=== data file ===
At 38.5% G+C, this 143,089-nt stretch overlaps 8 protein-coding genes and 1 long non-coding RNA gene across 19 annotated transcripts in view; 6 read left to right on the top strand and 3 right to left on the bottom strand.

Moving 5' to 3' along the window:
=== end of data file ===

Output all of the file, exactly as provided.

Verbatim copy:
At 38.5% G+C, this 143,089-nt stretch overlaps 8 protein-coding genes and 1 long non-coding RNA gene across 19 annotated transcripts in view; 6 read left to right on the top strand and 3 right to left on the bottom strand.

Moving 5' to 3' along the window: